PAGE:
All Commentary
Tuesday, May 1, 1990

Perspective: Toward Argentine Freedom

The complete re-establishment of the right to property and respect for contracts requires the elimination of the official organs of control of prices, exchanges, schedules, and rates of interest, the liquidation of the state banks, the annulment of taxes on profits and assets, the privatization of the subsoil, and removal of the regulations on the use of land. The market in all useful activities should be opened to competition without discrimination. Trade with monies from taxes should be prohibited. Government would then be limited to protecting the life and property of the country’s inhabitants.

If legislative action were to take this form, the black markets would soon disappear, fugitive capital would return without fear of reprisals, institutionalized begging would cease to exist, fiscal privileges would automatically be extinguished, and national reconciliation would become a fact.

—Meir Zylberberg,

writing in La Prensa (Buenos Aires, Argentina),

September 11, 1989

The Banking Crisis

“The American financial system was fashioned by legislators and is regulated by regulators who together created a cartel that is crumbling under the weight of its own contradictions. The system rests on government force, rather than voluntary cooperation. Enmeshed in countless laws and regulations, it was unable to cope with the rampant inflation of the 1970s, and the globalization of capital markets during the 1980s . . . .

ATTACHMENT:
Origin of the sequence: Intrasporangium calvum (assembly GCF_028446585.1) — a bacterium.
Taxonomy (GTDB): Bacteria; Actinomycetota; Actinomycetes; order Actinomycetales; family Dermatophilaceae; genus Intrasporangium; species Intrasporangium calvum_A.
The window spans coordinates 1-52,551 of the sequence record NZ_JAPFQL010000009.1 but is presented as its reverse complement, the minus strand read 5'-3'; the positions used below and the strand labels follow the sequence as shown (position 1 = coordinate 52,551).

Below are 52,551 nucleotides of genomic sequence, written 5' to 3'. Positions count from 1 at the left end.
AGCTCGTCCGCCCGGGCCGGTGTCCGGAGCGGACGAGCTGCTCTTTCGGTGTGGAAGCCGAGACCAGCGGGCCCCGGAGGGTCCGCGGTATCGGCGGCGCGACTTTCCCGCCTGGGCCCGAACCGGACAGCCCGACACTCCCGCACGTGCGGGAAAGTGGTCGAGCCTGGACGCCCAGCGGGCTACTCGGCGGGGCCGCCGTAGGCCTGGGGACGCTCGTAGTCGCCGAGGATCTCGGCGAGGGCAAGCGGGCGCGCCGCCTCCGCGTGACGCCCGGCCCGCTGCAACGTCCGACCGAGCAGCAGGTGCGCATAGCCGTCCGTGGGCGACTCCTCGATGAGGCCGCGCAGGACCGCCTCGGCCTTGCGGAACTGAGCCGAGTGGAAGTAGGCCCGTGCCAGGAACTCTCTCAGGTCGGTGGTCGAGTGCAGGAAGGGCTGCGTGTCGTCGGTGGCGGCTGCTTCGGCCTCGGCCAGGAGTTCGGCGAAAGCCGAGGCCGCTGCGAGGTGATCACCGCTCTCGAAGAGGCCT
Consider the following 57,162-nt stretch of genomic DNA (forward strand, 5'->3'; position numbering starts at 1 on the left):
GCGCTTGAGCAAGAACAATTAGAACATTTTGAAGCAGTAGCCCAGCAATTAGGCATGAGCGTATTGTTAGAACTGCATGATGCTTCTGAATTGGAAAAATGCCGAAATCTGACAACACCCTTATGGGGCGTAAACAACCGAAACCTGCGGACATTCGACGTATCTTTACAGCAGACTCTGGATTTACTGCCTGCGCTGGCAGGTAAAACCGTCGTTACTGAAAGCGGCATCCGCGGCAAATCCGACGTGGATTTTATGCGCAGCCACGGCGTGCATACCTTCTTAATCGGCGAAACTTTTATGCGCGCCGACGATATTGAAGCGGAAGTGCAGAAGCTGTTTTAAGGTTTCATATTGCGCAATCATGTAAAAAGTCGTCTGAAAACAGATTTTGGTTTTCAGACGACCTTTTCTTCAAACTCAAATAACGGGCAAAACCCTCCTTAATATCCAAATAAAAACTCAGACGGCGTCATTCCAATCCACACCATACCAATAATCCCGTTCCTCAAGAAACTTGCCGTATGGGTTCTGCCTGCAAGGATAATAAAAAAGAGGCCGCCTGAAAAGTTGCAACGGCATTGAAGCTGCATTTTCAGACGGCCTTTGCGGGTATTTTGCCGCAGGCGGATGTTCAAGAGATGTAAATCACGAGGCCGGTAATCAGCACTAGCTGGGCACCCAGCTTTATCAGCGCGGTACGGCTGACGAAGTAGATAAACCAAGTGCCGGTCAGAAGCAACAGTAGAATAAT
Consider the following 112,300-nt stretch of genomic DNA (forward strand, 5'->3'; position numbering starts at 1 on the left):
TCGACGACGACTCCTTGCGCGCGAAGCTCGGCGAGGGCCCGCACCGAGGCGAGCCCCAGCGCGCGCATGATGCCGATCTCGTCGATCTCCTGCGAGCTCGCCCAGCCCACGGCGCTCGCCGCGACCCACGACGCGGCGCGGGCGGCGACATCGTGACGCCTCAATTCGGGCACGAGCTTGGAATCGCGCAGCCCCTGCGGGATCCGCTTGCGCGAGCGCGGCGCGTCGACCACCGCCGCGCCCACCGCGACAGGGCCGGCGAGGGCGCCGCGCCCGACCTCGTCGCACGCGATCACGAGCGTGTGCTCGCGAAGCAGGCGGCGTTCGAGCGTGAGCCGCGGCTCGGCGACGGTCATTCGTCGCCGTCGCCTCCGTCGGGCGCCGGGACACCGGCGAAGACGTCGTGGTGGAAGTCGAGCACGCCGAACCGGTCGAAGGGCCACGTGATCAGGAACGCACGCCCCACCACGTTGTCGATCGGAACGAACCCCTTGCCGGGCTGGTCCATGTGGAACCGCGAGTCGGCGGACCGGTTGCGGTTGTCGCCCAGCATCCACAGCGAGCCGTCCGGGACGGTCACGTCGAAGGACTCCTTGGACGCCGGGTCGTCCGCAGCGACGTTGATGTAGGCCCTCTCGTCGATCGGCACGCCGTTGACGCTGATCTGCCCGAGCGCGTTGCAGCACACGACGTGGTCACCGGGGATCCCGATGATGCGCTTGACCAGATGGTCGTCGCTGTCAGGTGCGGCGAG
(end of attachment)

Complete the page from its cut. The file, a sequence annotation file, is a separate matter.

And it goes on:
“Most policymakers are resisting the only rational conclusion that can be drawn: the time has come to dismantle the financial cartel of which the S&Ls are an integral part. It is an aberration and abomination. If a cartel structure, which restricts competition and divides the market, does not function satisfactorily, and inflicts painful losses on the underwriter, it is reasonable and just that it Should be abolished. When all expedients of the cartel system have failed, we may try freedom.”

—Hans F. Sennholz,

“The Savings and Loan Bailout:

Valiant Rescue or Hysterical Reaction?”

American Science

I have seen science in operation in many countries. One strength of American science is the high level of independence given to young people, who have the freedom to join the system, cooperate, and compete with their fellow scientists, and be judged by their peers. On the other hand, in societies that have strong central planning of science, the positions of power are fewer and more important, and the incentives to act politically to advance one’s career are very strong. As a consequence, people are corrupted by politicking and distracted from producing good science. Another enormous advantage in Western science, particularly in comparison to the socialist countries, is the flourishing of small companies that can rapidly provide the chemicals and the tools that are needed for the constantly changing interests of scientists.

—Bruce N. Ames,

Chairman Department of Biochemistry